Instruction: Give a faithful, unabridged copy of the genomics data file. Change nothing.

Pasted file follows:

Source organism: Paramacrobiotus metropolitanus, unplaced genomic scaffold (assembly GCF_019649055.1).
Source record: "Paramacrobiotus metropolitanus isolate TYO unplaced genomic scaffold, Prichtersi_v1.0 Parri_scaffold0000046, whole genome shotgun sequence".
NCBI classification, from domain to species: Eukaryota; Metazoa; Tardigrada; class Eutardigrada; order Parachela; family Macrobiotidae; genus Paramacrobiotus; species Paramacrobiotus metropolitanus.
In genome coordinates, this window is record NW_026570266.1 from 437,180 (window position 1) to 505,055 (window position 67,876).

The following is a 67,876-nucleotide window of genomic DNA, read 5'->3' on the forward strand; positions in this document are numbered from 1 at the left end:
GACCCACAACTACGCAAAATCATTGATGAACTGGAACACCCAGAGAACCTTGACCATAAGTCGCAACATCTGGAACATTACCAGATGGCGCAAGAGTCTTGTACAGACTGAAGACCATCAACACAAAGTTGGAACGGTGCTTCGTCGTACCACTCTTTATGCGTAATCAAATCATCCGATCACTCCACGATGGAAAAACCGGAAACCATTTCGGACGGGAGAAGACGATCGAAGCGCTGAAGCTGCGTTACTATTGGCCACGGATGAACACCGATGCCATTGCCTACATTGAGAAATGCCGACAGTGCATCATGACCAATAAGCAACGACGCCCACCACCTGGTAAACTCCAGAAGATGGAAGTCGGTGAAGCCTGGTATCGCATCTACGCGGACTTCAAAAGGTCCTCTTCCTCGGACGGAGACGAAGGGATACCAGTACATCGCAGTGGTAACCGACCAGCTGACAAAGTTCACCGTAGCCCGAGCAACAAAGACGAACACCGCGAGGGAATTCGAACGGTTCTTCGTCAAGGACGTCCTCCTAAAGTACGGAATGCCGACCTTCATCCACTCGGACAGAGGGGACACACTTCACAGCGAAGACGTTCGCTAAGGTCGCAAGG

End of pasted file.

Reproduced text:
Source organism: Paramacrobiotus metropolitanus, unplaced genomic scaffold (assembly GCF_019649055.1).
Source record: "Paramacrobiotus metropolitanus isolate TYO unplaced genomic scaffold, Prichtersi_v1.0 Parri_scaffold0000046, whole genome shotgun sequence".
NCBI classification, from domain to species: Eukaryota; Metazoa; Tardigrada; class Eutardigrada; order Parachela; family Macrobiotidae; genus Paramacrobiotus; species Paramacrobiotus metropolitanus.
In genome coordinates, this window is record NW_026570266.1 from 437,180 (window position 1) to 505,055 (window position 67,876).

The following is a 67,876-nucleotide window of genomic DNA, read 5'->3' on the forward strand; positions in this document are numbered from 1 at the left end:
GACCCACAACTACGCAAAATCATTGATGAACTGGAACACCCAGAGAACCTTGACCATAAGTCGCAACATCTGGAACATTACCAGATGGCGCAAGAGTCTTGTACAGACTGAAGACCATCAACACAAAGTTGGAACGGTGCTTCGTCGTACCACTCTTTATGCGTAATCAAATCATCCGATCACTCCACGATGGAAAAACCGGAAACCATTTCGGACGGGAGAAGACGATCGAAGCGCTGAAGCTGCGTTACTATTGGCCACGGATGAACACCGATGCCATTGCCTACATTGAGAAATGCCGACAGTGCATCATGACCAATAAGCAACGACGCCCACCACCTGGTAAACTCCAGAAGATGGAAGTCGGTGAAGCCTGGTATCGCATCTACGCGGACTTCAAAAGGTCCTCTTCCTCGGACGGAGACGAAGGGATACCAGTACATCGCAGTGGTAACCGACCAGCTGACAAAGTTCACCGTAGCCCGAGCAACAAAGACGAACACCGCGAGGGAATTCGAACGGTTCTTCGTCAAGGACGTCCTCCTAAAGTACGGAATGCCGACCTTCATCCACTCGGACAGAGGGGACACACTTCACAGCGAAGACGTTCGCTAAGGTCGCAAGG